Understanding NVIDIA's FSAA

— 12:33 AM on May 31, 2000

If you're interested at all in 3D graphics tech, hit Beyond3D as soon as possible to read this excellent article on NVIDIA's anti-aliasing techniques. Yes, there's been a raft of articles on FSAA popping up around the web recently, but this one is the most lucid explanation of NVIDIA's FSAA implementation I've seen to date—by far.

Check out how they clear up the question of whether NVIDIA's FSAA is "in the drivers" (i.e., software) or "hardware":

Now the reason that super-sampling is commonly referred to as being done through software is because of the multiplication of the vertex positions, as this is generally done by the CPU. However, with NVIDIA, they are actually able to do this through hardware. As we mentioned, the T&L unit is used for this multiplication, so the operations never have to be sent to the CPU. If the T&L unit was not present, this could be considered a software method, but because of it, the anti-aliasing is actually a hardware feature.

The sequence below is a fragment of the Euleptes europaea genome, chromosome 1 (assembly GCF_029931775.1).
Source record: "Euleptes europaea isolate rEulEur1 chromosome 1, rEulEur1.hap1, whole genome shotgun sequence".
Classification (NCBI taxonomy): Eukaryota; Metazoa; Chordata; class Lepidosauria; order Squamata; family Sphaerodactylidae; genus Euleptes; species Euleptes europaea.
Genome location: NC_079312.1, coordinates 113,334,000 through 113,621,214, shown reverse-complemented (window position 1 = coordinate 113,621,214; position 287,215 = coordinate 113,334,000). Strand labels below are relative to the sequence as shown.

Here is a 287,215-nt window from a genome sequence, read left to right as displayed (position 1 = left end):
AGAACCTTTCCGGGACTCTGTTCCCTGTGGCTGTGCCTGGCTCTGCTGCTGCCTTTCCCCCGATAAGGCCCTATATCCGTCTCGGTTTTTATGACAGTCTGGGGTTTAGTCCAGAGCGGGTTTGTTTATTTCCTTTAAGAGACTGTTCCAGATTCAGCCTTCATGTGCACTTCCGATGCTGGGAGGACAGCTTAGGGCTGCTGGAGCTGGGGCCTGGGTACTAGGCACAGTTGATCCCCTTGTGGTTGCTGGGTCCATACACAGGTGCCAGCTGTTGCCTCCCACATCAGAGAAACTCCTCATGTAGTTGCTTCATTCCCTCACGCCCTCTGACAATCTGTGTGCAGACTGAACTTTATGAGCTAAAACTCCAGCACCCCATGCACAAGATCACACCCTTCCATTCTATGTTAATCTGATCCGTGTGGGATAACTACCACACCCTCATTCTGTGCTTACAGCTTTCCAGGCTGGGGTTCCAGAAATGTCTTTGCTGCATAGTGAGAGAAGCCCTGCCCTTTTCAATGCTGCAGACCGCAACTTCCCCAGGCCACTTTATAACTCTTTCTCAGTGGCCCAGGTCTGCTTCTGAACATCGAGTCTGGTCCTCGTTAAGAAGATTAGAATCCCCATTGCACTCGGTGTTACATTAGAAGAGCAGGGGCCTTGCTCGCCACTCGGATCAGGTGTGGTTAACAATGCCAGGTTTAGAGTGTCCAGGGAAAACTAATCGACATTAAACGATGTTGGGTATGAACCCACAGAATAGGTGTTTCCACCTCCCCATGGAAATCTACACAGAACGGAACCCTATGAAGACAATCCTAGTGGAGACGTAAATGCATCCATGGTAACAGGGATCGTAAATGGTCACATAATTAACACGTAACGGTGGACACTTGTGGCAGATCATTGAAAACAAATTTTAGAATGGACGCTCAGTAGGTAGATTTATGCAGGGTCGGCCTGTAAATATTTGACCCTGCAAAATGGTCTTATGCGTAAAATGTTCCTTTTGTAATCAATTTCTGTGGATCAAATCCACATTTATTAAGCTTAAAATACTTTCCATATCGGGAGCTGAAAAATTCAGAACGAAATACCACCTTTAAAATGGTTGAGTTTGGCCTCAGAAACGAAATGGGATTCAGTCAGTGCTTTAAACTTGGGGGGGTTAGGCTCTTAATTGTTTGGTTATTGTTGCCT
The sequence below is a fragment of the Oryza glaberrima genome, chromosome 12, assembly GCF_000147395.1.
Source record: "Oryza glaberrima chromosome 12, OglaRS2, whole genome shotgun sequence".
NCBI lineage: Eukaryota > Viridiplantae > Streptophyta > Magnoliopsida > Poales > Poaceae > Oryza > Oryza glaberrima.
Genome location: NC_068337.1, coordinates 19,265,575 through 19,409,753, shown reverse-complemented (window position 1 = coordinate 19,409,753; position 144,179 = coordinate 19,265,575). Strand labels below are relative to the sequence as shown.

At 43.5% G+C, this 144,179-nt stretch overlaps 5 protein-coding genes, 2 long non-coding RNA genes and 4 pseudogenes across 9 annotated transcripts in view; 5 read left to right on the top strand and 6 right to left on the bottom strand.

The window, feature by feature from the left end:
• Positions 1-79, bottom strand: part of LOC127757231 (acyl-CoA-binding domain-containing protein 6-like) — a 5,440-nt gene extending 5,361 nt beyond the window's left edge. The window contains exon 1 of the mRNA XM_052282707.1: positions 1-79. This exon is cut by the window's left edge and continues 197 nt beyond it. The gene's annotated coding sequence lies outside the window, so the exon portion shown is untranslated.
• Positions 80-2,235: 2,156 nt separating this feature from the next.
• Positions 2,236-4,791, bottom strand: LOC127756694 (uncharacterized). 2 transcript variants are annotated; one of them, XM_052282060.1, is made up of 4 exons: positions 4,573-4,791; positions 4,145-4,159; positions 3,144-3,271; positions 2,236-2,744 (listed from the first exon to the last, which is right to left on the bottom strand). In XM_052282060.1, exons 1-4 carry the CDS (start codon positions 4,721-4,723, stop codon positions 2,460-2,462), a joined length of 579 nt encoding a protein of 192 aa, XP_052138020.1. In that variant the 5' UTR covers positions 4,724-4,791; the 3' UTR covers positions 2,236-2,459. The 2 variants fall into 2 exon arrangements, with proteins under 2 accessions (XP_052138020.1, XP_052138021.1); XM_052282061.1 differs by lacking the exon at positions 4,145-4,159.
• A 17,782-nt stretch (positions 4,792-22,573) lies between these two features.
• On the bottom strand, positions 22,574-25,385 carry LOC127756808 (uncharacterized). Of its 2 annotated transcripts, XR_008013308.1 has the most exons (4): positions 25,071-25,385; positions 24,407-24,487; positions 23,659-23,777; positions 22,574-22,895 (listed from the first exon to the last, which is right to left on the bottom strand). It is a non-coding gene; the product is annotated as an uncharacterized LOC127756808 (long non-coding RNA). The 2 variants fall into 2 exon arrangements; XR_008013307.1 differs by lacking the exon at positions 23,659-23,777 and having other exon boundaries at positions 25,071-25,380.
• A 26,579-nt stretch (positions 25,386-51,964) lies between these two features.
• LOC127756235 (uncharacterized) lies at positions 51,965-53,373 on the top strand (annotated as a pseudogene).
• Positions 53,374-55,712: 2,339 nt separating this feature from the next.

I had no idea they were able to do the sampling conversions on the GeForce chip, although it makes perfect sense. This one's recommended reading.
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